Hey, kids, Jimmy the Fetus here, your guide to moral values in the Midwest, helping everyone see that what we learned in Sunday school really matters. I'm feeling like crap today. Something in the amniotic fluid or something. So I thought I'd ruin your day, too, with this happy exchange.
My older brother just got back from Iraq in one piece, and our family is really grateful. But now he's being sent back for another tour. It doesn't seem fair. I've been reading your advice column for several weeks now, and you always seem to find the most appropriate Bible quote for any situation. Got one that will help me cope?
Keep in mind what Secretary of Defense Donald Rumsfeld had to say about troops forced to drive unarmored vehicles into a landscape rife with insurgents and suicide bombers. He said soldiers go to war with the army they have, not the army they'd like to have. This is sound advice. I know that you'd rather some other family's son was used as AK-47 target practice over there, but the fact is, we go to war with the kids we have, namely your brother. So buck up, Darlene. Someday this war is going to end.
Oh, and here's your Bible quote: "Then Abdon the son of Hillel the Pirathonite died, and was buried at Pirathon in the land of Ephraim."
Got a moral quandary? Email Jimmy at email@example.com
By now it's well established that in the fall of 2002, when Mayor Kay Barnes held her infamous press conference snootily banning skateboarders from the streets of downtown, life immediately improved for skaters all over the city. That was thanks to (a) the unintentional hilariousness of the mayor's argument -- that in a city of crumbling infrastructure, skaters were somehow doing more damage to downtown concrete than, say, decades of City Hall neglect had -- and (b) the fact that plenty of other grown-ups understood that skateboarders were cool and started figuring out where to build them an actual skatepark, which the city embarrassingly lacked ("Slab Happy," August 7, 2003).
The search for a site was a thing of beauty in and of itself, a rare collaboration among City Hall bureaucrats, parks commissioners and punky kids in baggy clothes. Ultimately, they decided to roll in Penn Valley Park, overcoming the initial objections of condo developers who were slow to grasp the idea that a few acres of heavily used and brightly lit, undulating concrete might prevent undulations of other sorts between men in the nearby bushes.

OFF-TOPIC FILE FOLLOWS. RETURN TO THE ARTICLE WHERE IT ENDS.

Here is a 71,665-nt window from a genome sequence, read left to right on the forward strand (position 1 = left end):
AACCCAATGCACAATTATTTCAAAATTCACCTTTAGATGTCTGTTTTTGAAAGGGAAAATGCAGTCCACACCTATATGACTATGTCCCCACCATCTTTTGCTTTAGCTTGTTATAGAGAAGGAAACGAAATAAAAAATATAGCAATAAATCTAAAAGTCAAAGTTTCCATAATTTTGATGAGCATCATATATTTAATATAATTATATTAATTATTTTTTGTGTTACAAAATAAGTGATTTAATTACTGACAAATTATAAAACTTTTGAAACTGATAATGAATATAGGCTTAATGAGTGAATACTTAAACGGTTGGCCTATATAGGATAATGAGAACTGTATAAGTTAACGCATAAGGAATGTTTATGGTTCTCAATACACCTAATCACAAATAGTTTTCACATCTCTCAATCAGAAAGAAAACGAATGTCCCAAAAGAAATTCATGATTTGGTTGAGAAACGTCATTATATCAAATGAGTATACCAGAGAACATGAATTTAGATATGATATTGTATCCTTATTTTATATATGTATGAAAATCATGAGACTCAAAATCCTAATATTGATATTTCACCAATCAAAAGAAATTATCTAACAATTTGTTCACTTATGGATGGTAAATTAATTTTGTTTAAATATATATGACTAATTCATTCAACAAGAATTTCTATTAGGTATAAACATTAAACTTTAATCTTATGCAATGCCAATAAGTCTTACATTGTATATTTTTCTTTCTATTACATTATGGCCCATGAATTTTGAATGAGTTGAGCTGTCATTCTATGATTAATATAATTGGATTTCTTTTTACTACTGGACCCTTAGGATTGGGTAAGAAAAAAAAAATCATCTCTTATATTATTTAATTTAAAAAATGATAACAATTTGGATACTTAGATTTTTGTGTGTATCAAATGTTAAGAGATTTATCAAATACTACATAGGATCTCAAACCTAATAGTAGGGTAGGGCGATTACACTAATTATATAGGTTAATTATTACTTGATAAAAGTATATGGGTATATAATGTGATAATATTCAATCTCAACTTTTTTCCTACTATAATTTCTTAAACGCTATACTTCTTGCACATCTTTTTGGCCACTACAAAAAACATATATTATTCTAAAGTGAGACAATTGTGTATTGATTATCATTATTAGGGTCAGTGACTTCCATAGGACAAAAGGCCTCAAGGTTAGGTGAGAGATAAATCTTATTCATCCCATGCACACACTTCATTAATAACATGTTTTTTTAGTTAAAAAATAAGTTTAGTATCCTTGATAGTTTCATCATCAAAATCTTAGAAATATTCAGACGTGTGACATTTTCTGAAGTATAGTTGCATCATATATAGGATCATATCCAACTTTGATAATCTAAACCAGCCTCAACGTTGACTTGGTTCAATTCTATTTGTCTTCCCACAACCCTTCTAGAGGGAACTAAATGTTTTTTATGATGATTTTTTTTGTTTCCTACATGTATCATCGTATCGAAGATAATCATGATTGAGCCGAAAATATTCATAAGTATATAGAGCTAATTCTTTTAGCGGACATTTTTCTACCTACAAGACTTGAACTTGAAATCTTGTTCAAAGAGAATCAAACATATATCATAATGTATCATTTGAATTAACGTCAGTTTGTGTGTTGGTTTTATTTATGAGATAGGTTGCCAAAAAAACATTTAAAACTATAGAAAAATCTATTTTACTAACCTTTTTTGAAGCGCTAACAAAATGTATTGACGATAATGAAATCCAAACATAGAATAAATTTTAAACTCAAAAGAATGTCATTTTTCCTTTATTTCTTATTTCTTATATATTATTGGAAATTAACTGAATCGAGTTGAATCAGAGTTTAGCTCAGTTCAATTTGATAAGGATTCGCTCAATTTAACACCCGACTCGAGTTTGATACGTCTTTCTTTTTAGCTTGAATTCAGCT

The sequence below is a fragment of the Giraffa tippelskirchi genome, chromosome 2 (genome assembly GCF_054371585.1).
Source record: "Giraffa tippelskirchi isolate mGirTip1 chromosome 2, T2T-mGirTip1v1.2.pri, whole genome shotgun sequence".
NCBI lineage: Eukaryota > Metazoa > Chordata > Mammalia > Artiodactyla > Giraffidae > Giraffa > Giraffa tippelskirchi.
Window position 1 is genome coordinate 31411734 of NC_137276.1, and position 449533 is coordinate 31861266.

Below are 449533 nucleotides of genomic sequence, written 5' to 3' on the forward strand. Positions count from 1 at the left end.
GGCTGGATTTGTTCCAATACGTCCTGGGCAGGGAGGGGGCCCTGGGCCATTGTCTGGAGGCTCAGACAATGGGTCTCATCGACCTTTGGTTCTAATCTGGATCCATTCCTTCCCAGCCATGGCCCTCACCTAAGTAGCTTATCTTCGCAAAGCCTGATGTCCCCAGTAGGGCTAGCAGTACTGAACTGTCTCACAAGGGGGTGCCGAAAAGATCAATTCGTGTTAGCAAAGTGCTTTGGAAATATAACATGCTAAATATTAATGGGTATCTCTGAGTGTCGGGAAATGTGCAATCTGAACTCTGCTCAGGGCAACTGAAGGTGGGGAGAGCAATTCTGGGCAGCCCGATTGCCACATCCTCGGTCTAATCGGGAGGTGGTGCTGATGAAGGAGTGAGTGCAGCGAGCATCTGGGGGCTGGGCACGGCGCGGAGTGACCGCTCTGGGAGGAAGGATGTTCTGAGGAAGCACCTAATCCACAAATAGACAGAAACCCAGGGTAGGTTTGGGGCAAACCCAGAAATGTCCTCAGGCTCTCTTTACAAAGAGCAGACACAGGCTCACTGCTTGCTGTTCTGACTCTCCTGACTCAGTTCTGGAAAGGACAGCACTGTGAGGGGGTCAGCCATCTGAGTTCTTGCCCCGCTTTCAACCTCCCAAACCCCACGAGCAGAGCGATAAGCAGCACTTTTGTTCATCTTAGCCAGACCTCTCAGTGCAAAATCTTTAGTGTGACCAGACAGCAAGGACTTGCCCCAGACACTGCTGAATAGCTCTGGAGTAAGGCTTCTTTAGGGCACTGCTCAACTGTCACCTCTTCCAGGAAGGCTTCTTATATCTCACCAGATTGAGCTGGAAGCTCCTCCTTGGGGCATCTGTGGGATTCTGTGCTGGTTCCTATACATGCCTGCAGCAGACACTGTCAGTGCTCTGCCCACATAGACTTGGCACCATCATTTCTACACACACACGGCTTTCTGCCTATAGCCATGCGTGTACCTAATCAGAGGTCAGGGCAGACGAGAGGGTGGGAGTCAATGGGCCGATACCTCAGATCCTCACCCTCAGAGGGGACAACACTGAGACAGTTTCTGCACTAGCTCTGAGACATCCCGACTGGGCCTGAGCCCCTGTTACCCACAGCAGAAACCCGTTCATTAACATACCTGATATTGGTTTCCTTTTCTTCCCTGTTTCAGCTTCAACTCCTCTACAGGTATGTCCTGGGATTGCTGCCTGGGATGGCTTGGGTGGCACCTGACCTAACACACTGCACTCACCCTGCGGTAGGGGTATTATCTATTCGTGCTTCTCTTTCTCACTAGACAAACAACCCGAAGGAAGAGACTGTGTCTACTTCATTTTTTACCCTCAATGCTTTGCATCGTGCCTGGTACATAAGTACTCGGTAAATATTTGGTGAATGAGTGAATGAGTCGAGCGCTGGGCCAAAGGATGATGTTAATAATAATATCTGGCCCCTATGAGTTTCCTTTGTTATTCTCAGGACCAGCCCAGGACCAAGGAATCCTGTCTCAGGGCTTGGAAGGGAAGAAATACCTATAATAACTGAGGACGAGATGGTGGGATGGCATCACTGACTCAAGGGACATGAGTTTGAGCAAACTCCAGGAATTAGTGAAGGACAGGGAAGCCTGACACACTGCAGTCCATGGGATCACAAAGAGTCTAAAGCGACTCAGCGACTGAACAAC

Ground will break for the earth-shattering development this spring. Meanwhile, a mini version is about to be born on the banks of the Missouri River.
A wooden half-pipe, its sides swooping up to 8 feet tall, is due to be deposited in an empty parking lot in Berkley Riverfront Park this month.
It's being built by a tattooed guy named Woody Moldenhauer in a limestone cave just east of Southwest Trafficway, at 31st Street and Mercier.
Official word is that the half-pipe will remain in the parking lot for the next one to two years for KC's skating pleasure.
We feel compelled to point out a certain irony. Berkley Park is, after all, an empty site of broken promises -- first by the casino company that pledged to build a kickass riverfront park in return for the right to be the city's exclusive gambling hall; then by economic development leaders who decided to turn the downsized park (it lacked drinking fountains, bathrooms and even benches) into a nice front lawn for a corporate campus; and, most recently, by a Texas redevelopment company that abandoned its deal to build an "urban village" along the river when the chance to put up H&R Block's new downtown headquarters apparently looked sexier.
Now it's up to the kids to accomplish what no city official has been able to do: Bring people to Berkley Park.
So in a roundabout way, Mayor Kay was a forward thinker by being backward. That's a stunt even the most nimble skateboarder can admire.
Notes from KC's blogosphere.
Last night as my husband and I were about to consummate our marriage (again), the phone rang. I didn't answer (for obvious reasons) and let the machine get it. It was my best friend and her voice sounded serious. She called back 4 seconds later so I decided I should answer. She called to tell me she had just taken a pregnancy test and she is, indeed, pregnant. Wow. Talk about a mood killer. Something like having a baby is a million miles away from my brain. Instead I'm dreaming of the passport book I plan to start filling with my husband. That's my idea of dreamy, folks.
After my husband's Sim, Richard, got married to Lily and they had Max, we were annoyed at all the money-makin' and playtime this damn baby was taking up. I said, "Oh, I guess this just got realistic." Heh. We started talking about how not-ready we both are and he said, "I guess it must be worth it somehow because people keep doin' it." Someday, maybe. Maybe not. We're only 25.
From "Pomegranate Pretty," the online diary of a recently married bank employee.